The Produce Project: Day 1–Packaged Waste

My first day of work in a supermarket produce department began at 8 a.m. Ten minutes into it, I was throwing away food.

They’d get to the orientation later, I was told, we had to “cull” all of the ”out-of-code” products. They got me an apron and pointed me to the wall-length cold case of packaged produce. Basically, I had to pull all packages with a sell-by date of that day. I’ve written before about the difference between sell-by dates and use-by dates. Items are often good up to a week past the former, but here I was yanking packages from the shelf at 8:10 on the morning of their sell-by date.

I culled cut mushrooms, stir fry mix (cut peppers and onions), veggie trays with dip (crudités), watermelon chunks, pineapple chunks, a mix of pineapple, watermelon and cantaloupe and more. Based on their container weights, I tossed 24 pounds of fresh cut, Del Monte fruit that first morning. In addition, a few of the veggie trays had an “enjoy-by” date of four days from that day, but it’s sell-by date meant they must be pulled!

Not surprisingly, most of the stuff that I culled was pre-cut and pre-washed. When items are cut up, they oxidize and go bad quicker than if they were whole. Now, they don’t go bad as quickly as their sell-by dates indicate; none of the packages I took off the shelves were things I wouldn’t eat. But that phenomenon of faster-aging items produce is behind the cautious sell-by dates. In this case, convenience causes waste.

While I worked on the pre-cut and wrapped produce, a co-worker culled the loose stuff. When he was finished, his tray looked like a restaurant buffet. We both finished at about the same time and headed back to the produce room, where my boss was washing some lettuce. I asked him what I should do with my cart full of culled product.

“It all just goes in the dumpster,” he said. 

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2 Comments

  1. phyllis
    Posted December 19, 2009 at 3:16 pm | Permalink

    I always appreciate it when a store has a set of shelves, usually placed in an inconspicuous location, especially used for things that are no longer fresh but still edible. They are usually sold at drastically reduced prices. Not quite freeganism, but almost.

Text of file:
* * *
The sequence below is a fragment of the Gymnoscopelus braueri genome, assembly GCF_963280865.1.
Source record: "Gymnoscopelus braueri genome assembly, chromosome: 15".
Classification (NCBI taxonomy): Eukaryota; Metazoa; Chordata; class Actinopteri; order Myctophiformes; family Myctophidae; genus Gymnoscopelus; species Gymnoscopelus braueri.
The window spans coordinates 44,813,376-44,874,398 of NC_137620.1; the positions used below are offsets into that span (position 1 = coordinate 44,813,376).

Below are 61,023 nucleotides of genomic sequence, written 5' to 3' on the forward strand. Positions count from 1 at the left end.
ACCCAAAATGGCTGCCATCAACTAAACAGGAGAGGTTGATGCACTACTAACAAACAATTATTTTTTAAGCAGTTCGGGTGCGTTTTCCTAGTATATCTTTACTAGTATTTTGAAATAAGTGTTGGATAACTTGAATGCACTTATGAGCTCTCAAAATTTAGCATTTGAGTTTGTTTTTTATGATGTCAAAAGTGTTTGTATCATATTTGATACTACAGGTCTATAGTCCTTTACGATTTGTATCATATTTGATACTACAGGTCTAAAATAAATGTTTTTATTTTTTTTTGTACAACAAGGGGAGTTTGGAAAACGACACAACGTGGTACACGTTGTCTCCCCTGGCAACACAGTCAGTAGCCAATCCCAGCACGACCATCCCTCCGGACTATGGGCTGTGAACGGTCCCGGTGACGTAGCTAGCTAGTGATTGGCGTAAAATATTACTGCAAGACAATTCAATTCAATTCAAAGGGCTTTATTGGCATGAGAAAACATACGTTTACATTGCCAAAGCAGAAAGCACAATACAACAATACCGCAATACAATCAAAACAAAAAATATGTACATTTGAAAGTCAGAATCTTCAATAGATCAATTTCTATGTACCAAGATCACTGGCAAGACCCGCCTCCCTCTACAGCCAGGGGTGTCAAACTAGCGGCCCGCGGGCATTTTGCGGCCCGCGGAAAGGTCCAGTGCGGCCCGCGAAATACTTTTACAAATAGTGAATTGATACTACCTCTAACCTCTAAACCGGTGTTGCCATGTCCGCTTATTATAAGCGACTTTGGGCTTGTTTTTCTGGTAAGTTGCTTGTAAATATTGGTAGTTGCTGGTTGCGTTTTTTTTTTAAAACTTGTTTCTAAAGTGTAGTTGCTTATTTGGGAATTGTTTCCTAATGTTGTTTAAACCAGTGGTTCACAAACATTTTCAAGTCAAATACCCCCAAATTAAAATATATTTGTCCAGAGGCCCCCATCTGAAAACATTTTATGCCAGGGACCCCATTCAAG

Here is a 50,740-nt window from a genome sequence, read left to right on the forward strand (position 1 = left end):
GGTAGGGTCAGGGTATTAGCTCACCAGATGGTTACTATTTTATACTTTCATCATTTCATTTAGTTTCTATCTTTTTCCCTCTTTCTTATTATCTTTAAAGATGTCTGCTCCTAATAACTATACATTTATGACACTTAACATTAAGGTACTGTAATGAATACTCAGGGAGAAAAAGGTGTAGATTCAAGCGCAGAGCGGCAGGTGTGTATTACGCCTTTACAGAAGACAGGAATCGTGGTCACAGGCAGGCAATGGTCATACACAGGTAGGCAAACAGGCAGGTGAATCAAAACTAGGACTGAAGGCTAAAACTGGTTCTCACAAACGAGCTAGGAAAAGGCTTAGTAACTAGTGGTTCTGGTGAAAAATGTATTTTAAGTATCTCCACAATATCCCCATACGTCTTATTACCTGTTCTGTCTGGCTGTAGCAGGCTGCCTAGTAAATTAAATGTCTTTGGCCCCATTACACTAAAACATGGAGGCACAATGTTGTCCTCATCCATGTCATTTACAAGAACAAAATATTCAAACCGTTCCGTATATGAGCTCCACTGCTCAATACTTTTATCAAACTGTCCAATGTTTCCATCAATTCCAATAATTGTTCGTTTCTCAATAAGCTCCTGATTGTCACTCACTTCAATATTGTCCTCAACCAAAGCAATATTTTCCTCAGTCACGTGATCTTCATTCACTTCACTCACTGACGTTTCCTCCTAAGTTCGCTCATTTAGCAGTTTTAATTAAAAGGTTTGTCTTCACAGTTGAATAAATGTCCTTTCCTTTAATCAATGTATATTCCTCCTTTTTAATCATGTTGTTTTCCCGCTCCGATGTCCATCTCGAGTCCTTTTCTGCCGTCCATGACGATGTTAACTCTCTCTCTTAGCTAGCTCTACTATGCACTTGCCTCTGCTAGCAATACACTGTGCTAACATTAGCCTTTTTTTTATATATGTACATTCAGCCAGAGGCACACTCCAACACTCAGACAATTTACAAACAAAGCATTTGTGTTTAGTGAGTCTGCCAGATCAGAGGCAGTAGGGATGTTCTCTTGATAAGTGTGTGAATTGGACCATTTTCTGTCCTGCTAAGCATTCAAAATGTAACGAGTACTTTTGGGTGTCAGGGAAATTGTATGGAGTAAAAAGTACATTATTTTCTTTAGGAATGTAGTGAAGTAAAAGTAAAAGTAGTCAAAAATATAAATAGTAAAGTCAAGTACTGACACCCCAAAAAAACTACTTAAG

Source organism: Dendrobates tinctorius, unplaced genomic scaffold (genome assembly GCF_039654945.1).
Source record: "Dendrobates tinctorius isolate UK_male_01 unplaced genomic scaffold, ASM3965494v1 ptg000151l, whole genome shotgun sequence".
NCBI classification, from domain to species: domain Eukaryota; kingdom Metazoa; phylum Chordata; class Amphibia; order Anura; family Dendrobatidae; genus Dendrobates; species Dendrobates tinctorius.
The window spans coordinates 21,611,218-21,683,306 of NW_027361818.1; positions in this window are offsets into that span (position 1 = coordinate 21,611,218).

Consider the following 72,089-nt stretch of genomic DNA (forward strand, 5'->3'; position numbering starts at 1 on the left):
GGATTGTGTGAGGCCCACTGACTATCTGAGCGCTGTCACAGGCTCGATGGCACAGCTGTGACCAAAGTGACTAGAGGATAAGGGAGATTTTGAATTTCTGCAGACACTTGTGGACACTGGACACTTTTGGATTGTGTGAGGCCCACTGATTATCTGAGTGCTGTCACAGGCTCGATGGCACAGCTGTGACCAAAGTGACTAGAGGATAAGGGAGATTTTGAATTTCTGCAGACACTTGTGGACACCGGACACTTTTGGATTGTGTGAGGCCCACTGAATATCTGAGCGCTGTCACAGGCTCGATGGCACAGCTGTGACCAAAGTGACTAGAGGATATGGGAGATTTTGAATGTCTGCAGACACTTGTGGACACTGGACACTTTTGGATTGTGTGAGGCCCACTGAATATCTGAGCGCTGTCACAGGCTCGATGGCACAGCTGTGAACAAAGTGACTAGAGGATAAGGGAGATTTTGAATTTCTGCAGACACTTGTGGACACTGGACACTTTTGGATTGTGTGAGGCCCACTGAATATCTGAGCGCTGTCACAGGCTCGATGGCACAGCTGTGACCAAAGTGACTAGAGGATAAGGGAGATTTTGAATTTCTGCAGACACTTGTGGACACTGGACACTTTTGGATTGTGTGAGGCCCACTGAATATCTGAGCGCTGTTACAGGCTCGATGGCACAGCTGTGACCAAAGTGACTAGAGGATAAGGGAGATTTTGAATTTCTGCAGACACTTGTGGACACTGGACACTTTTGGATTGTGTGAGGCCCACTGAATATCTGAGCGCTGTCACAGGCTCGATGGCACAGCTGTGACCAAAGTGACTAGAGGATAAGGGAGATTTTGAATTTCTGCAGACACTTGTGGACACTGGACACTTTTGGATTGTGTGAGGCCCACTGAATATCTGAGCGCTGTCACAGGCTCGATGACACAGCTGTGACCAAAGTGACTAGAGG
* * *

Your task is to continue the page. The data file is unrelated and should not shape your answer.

2. Posted December 31, 2012 at 11:34 pm | Permalink

    Hi there colleagues, pleasant paragraph and good arguments commented here, I am in fact enjoying by these.

4 Trackbacks

  1. [...] As I mentioned last time, I began my first day of work by throwing out about 50 pounds of produce. My first task was culling all of the packaged produce with a sell-by date that fell on that day, despite it being 8 a.m.  [...]

  2. [...] I recently worked at a supermarket produce department for three months, an endeavor I’ve dubbed The Produce Project. On the first day of work, I got right into the action by tossing more than 50 pounds of ”sell-by” date casualties and watching some computer training videos. [...]

  3. [...] I recently worked at a supermarket produce department for three months, an endeavor I’ve dubbed The Produce Project. On the first day of work, I got right into the action by tossing more than 50 pounds of ”sell-by” date casualties and watching some computer training videos.Because the second day began in the afternoon, I missed the morning cull. Instead, I spent most of my time stocking the produce section for night shoppers. Because store remains open until 11 p.m., you try to have everything mostly full when the last employee leaves at 7 or 8. [...]

  4. [...] I recently worked at a supermarket produce department for three months, an endeavor I’ve dubbed The Produce Project. On the first day of work, I got right into the action by tossing more than 50 pounds of ”sell-by” date casualties and watching some computer training videos. [...]

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